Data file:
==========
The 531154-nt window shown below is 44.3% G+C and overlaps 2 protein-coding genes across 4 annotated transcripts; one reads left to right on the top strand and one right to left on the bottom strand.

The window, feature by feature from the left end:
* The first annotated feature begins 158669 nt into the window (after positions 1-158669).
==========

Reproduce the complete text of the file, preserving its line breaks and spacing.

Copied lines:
The 531154-nt window shown below is 44.3% G+C and overlaps 2 protein-coding genes across 4 annotated transcripts; one reads left to right on the top strand and one right to left on the bottom strand.

The window, feature by feature from the left end:
* The first annotated feature begins 158669 nt into the window (after positions 1-158669).